Found the Blanding’s Turtle this morning. It was just in front of the “Turtle Viewing Platform” and only had its head sticking up. First one I have ever found in August. Usually see females in June and males in October.
Its been a long time since we’d been down to Petrie and even longer since I sent in a “Dispatch”. We found ourselves at Petrie at 1:30pm on June 21st, not the best time to see things, but we headed out for what was a 4.5km walk to renew old acquaintances. We checked out all the trails but the Sunrise Trail.
Lots of people fishing, didn’t see anyone catching anything, but then fishing isn’t always about catching fish. There were a few heron around in the bay to the west of the access road, but no ducks.
It wasn’t the best time of the day to see turtles – too many people and sun too hot – but we did see a few good sized map turtles as well as the usual painted turtles. There were a few destroyed snapping turtle nests, but nothing like the number I used to see. Fewer turtles? Fewer predators? Better protection?
The yellow iris and blue iris (blue flag) were out in many places as well as lots of anemones and one fern still in fiddlehead stage.
Canada Geese I know have been at Petrie for a while, but they were never there when I frequented the Island 10-15 years ago. There were 6 geese in the bay by the Beaver Trail. One family with 3 goslings at “causeway” on the Bill Holland Trail and another family with 5-6 younger goslings were crossing the road at the start of the Bill Holland Trail.
A few mallards were swimming in various spots included a pair, the male of which was blue, almost purple, headed. There was no green sheen. I checked for blue/purple headed mallards on the web and it seems they are not unheard of. The reason for the odd colour is not certain, but some think it is a sign of low testosterone – either for genetic reasons, or younger duck. Given this was the first one I have noticed, I suspect the testosterone rational might be a better story.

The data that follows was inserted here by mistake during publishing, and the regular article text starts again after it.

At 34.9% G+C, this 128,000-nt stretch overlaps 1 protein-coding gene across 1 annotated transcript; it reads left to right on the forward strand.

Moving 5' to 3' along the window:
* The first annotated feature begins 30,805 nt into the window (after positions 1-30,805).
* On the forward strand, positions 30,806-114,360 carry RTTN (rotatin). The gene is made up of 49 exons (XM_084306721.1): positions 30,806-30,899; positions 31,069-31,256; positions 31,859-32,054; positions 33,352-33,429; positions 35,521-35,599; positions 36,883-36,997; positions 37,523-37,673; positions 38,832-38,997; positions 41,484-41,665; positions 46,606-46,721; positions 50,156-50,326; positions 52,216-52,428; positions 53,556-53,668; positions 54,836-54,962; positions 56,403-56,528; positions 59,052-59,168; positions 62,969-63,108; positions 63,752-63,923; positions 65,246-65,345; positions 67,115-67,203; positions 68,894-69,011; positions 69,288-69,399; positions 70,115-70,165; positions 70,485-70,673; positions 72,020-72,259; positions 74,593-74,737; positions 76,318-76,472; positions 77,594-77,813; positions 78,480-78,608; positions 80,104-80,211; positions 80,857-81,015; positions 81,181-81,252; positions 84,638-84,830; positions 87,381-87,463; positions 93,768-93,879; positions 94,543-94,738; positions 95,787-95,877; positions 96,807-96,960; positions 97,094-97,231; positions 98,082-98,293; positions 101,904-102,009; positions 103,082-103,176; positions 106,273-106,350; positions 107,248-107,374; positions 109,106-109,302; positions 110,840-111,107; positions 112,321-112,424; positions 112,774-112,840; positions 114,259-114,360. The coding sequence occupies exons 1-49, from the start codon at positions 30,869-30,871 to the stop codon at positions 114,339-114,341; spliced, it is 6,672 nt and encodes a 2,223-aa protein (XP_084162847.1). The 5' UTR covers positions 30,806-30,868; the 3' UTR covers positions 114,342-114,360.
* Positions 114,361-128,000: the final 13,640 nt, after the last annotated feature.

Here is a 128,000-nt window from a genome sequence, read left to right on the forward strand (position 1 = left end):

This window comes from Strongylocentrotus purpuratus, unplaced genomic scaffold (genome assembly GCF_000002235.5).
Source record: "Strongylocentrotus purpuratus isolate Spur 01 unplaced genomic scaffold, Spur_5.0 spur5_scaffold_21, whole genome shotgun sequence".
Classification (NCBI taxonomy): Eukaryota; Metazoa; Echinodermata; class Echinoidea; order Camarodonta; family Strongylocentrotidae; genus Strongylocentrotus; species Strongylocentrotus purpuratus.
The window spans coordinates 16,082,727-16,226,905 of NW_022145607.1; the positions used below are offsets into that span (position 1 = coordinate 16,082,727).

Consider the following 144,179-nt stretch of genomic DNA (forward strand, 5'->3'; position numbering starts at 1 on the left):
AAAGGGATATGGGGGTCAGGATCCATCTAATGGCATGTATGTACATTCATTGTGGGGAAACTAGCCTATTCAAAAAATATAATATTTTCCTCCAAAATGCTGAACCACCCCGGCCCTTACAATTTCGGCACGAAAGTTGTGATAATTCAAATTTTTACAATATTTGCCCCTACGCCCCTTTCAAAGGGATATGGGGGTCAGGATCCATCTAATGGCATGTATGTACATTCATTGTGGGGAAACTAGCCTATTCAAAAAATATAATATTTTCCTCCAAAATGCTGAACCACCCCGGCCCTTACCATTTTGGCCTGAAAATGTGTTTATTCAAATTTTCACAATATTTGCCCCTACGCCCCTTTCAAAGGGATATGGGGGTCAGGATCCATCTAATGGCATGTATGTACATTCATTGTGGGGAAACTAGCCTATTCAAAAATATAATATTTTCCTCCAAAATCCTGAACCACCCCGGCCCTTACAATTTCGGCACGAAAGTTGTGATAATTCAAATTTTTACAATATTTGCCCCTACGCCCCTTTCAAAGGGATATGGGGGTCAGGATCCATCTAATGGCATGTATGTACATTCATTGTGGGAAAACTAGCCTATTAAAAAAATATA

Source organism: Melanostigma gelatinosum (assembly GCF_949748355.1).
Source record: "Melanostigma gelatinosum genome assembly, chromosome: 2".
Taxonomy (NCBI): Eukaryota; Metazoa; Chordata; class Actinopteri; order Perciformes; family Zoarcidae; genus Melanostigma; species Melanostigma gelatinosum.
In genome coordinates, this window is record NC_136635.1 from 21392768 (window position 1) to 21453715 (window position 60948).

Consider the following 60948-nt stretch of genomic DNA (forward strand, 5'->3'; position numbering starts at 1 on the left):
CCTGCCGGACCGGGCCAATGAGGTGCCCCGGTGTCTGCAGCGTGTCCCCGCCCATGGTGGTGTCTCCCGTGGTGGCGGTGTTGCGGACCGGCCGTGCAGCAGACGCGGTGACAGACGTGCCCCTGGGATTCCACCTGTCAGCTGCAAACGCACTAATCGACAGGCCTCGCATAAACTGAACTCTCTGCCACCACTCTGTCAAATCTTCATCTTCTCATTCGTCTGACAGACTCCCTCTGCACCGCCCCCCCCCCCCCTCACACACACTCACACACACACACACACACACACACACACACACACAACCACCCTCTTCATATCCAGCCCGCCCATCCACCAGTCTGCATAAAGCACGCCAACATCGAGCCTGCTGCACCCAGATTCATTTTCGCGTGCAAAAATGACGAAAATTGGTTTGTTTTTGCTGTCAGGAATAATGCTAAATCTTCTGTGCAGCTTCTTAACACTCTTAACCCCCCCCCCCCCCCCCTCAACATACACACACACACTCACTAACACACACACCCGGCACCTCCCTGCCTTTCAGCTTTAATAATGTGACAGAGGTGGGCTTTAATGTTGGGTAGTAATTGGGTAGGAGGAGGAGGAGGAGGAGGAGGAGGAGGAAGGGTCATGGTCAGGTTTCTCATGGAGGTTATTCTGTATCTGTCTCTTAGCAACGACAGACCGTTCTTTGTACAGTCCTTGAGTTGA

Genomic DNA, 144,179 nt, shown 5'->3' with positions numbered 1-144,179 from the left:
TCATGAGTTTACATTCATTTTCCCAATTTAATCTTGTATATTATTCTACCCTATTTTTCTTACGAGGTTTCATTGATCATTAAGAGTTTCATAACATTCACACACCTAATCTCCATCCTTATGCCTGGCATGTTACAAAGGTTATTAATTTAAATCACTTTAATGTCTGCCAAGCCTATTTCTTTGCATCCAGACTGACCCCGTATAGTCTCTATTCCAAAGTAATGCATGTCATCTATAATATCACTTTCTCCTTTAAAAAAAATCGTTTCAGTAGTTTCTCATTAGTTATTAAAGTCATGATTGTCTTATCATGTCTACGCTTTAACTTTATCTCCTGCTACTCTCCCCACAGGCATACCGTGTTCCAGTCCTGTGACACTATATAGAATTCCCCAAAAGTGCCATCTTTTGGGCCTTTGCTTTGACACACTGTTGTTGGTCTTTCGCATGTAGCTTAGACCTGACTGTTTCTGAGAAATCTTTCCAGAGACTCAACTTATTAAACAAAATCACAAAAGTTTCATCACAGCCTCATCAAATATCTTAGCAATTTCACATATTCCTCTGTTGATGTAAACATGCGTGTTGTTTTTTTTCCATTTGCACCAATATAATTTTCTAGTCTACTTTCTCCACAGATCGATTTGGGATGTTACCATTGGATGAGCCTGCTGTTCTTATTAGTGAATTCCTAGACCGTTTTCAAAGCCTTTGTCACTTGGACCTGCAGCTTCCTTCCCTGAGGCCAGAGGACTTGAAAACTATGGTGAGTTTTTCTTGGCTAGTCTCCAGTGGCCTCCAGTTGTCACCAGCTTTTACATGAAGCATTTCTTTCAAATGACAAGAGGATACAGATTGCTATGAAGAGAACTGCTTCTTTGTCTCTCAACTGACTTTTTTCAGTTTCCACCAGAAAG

A good number of leopard frogs were along the trails and a few bull frogs were heard and seen.
Of course beaver aren’t in evidence at that time of the day, but there were signs of beavers at work last fall and several beaver lodges, included one on top of one that was deserted many years ago.
We’ll have to make a point of coming down much earlier sometime in the future to get a feel of the “real” Petrie.
Pictures at: http://www.fototime.com/inv/745D76F5A54955D
The road to the island is now open; however, most of the trails are partially flooded and have limited access. We foresee that they will be clear within the next week. We are excited to say that the temporary Nature Centre is open and we have staff on duty daily. Feel free to ask them about our programs and memberships for the summer.
The City granted us with a trailer that we will be using as an office and we are working on obtaining a shipping container where we will be able to put our displays.
Our 4 summer students: Emma, Manisha, Alessia, and Émie are currently working hard to plan and prepare events for our opening within the next week.
About 55 Grade 7 and 8 students from Ashbury College came out on April 20th to help with an Earth Day Cleanup. On May 6th, we had great success with our Jane’s Walk about turtles, and a turnout of around 40 people. Although the roads and Nature trails were flooded, we met on the causeway and brought out displays that people really enjoyed
Saturday, June 2nd from 10AM – 3PM is our registration/information day, which will be hosted at the Nature Centre. If you have any questions with regards to our programs and opportunities this summer, we invite you to come out and get more information.